Large τ: constant (not at sources/sinks)

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Turbulent diffusion / Eddy diffusion is essential to describe the

concentration patterns

Kz ~ 1-10 m 2 /s

Ky ~ 2.10 +6 m 2 /s

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II) Basisprinzipen von Chemie

und Strahlung

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Chemical reactions occur by adding energy to the system:

By – elevated – temperature or by radiation.

In the atmosphere the strongest driving force is radiation, sunlight,

so photo-chemistry. Thermal reactions are less important.

Some aspects: Mass-conservation. Stoichiometry

Example: CH 4 + 2O 2 → CO 2 + 2H 2 O (only at T > 400 °C)

This is the overall reaction

Chemical reaction rate k

-dCH 4 /dt = k CH 4

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Energy →

AB + C

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E act

∆H

(ABC) + +

Reaction Path →

E: Activatie Energy

Exotherme reactie

Depiction of the transition state for a bimolecular reaction

A + BC

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AB + hν →A + B (dissociation)

dn ab

dt

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= n ab . j i

j i = photo-dissociation constant

ji = ∫ ∅i (λ) σab (λ) I (λ) d λ

∆λ

∅ i (λ) : Quantum yield

= product molecules formed/cm3 s

photons absorbed/cm3 s

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σ ab (λ) : Absorption cross-section

I (λ) : Local photo flux

I total =I direct (taking into account absorption)

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+I diffuse

+ I reflected (at earth surface and clouds)

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Attenuation of solar radiation in the atmosphere

UV-A 100 - 280 nm

UV-B 280 - 315 nm

UV-C 315 - 400 nm

Visible light 400 - 800 nm

Infra-red > 800 nm

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III) Stratospheric chemistry and other trace

gases

First, some observations

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At 55 ° N January 360 DU

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March 400 DU

May 370 DU

July 360 DU

September 310 DU

November 320 DU

DU = Dobson Unit = equivalent column height at standard pressure

and temperature, in units of 10 -2 mm

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Formation of stratosphere O 3

O 2 + hν O + O j a

O + O 2 + M O 3 + M k b

O 3 + hν O 2 + O j c

O + O 3 O 2 + O 2 k d

Role of stratospheric O 3 :

Absorption λ < 300 nm

Temperature increase in the stratosphere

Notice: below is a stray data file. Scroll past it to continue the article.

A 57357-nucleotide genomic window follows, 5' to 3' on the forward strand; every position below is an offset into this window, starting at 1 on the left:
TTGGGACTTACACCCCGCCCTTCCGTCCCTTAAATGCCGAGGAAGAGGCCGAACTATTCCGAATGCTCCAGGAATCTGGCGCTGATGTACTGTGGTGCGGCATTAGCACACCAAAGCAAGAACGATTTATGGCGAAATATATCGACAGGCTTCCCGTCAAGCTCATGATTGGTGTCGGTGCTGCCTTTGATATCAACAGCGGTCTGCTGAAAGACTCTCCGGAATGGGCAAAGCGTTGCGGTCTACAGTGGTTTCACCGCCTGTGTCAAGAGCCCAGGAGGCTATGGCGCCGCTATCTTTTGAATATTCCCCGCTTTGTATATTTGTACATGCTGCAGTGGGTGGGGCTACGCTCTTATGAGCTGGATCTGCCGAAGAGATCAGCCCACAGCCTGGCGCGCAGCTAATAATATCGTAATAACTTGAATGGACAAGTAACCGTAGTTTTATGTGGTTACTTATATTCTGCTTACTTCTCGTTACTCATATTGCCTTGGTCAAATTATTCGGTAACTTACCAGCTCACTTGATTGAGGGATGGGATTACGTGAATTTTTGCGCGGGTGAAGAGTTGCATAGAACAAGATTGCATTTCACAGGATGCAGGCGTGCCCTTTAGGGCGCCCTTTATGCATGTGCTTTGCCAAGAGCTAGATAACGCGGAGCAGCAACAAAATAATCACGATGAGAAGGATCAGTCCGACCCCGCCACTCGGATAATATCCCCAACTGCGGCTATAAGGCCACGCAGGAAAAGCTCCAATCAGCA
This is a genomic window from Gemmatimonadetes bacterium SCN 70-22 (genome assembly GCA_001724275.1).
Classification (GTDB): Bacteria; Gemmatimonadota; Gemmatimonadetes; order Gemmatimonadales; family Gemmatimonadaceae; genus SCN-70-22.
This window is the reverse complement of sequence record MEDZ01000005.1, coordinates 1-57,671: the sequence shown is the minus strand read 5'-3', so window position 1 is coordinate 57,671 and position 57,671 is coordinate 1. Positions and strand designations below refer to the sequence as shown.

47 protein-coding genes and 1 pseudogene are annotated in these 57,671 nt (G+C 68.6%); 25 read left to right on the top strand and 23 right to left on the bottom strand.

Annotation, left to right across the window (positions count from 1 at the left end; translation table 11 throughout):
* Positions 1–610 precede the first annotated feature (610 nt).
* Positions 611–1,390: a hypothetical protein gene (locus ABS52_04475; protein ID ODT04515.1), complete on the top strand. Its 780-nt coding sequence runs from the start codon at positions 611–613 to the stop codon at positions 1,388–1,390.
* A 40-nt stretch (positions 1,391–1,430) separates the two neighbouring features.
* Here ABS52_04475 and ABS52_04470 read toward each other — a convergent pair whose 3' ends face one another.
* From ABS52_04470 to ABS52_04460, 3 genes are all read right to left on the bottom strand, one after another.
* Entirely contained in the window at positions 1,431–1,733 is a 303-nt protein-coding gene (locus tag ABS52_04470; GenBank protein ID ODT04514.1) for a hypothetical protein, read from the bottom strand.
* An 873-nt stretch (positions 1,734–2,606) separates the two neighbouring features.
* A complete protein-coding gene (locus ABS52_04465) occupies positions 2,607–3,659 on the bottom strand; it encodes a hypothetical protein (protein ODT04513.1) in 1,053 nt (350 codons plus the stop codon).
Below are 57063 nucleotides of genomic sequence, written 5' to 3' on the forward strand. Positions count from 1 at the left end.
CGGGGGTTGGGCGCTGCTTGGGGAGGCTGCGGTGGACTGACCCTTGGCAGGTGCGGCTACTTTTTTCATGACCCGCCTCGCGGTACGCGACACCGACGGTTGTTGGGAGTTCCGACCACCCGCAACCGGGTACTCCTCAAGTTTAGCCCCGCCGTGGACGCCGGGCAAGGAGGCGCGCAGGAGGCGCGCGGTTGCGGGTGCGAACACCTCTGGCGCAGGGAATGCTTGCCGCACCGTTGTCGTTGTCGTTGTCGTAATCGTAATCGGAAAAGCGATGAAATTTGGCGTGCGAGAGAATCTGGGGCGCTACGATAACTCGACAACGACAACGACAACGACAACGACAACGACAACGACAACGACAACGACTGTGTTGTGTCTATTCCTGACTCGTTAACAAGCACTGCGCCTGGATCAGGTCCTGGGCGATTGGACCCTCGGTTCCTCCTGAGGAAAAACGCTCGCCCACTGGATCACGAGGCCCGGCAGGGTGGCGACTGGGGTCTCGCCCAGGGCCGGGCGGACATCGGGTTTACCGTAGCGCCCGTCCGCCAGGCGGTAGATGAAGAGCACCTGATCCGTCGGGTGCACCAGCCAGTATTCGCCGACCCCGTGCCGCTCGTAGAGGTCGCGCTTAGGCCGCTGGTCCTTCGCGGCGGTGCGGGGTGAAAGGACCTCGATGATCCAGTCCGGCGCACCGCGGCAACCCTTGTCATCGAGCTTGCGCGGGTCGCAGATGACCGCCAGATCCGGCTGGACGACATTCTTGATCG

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O 2 + hV O + O (‘D) λ 180-240 nm

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50 km 30 km 15 km

J (O 2 ) [s -1 ] 10 -9 5.10 -11 10 -14

Photo-dissociation of O 3

O 3 + hV O 2 + O (‘D) λ 200-300 nm

50 km 30 km 15 km

J (O 3 ) [s -1 ] 8.10 -3 10 -3 7.10 -4

Remark: O (‘D) + H 2 O OH

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Mehr Detail über Chemie

O (‘D) usw: Angeregte Zustand: Spin, Verbotene Schale (shell)

Energy levels, „Spin-forbidden Transitions“ etc.

For example in Physical Chemistry, P.W.Atkins, 1994

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n 1 : conc. O

n 2 : conc. O 2

n 3 : conc. O 3

n m : conc. (N 2 + O 2 )

dn 1

dt

dn 2

dt

dn 3

dt

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=2 j a n 2 –k b n 1 n 2 n m

+ j c n 3 –k d n 1 n 3

=–j a n 2 –k b n 1 n 2 n m

+ j c n 3 + 2k d n 1 n 3

=k d n 1 n 2 n m + j c n 3

–k d n 1 n 3

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In addition:

n 2 (O 2 ) >> n 1 (O) + n 3 (O 3 )

dn 2

⇒ = 0

dt

n 1 (O) in equilibrium in 10-20 sec

dn 1

⇒ = 0

dt

As result:

B 1 – exp. [-2 (AB) ½ t]

n3 (O3 ) = .

A 1 + exp. [-2 (AB) ½ ½

t]

A = 2 k d j c / k b n 2 n m

B = 2 j a n 2

In equilibrium:

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Theory of Chapman (1932)

From the 4 reactions follows:

conc. O 3 = conc. O 2

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( )

K b .j a .conc (N 2 + O 2 ) 0.5

K d .j c

(for equilibrium, long time scales)

Qualitative correct, but factor 2 too high compared

to measurements

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Possible explanation of the overestimation of stratospheric

ozone by Chapman Theory:

Dynamics, transport. However, this should not influence the total

budget

Chemistry, missing loss-processes

Remark: This explanation should hold for the natural,

undisturbed stratospheric ozone layer!

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Other stratospheric trace gases

N 2 O, H 2 O, CH 4 , (CH 3 Cl etc.)

Origin: the troposphere

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N 2 O (ca. 90 % of biogenic origin)

N 2 O + hV N 2 + O ('D) λ ≈ 200 nm

O ('D) + N 2 O N 2 + O 2

2NO

from O 3 -photo-dissociation

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Followed by: NO + O3 NO2 + O2 NO2 + hV NO + O

O + O2 + M O3 + M

(NO + NO2 = constant)

O + NO2 NO + O2 (O + O3 2O2 )

Leading to: O3 + hV O + O2 O + NO2 O2 + NO

NO + O3 NO2 + O2 Netto: O 3 + O 3 3O 2

With NO x = NO + NO 2 as catalyst

Paul Crutzen: 1970

“The influence of nitrogen oxides on the atmospheric ozone content”

Quart. J.R.Met.Soc. (1970), 320-325

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The paper by Paul Crutzen shows:

Impact of NO and NO 2 , but also of:

OH

HO 2

No explanation where NO/NO 2 comes from,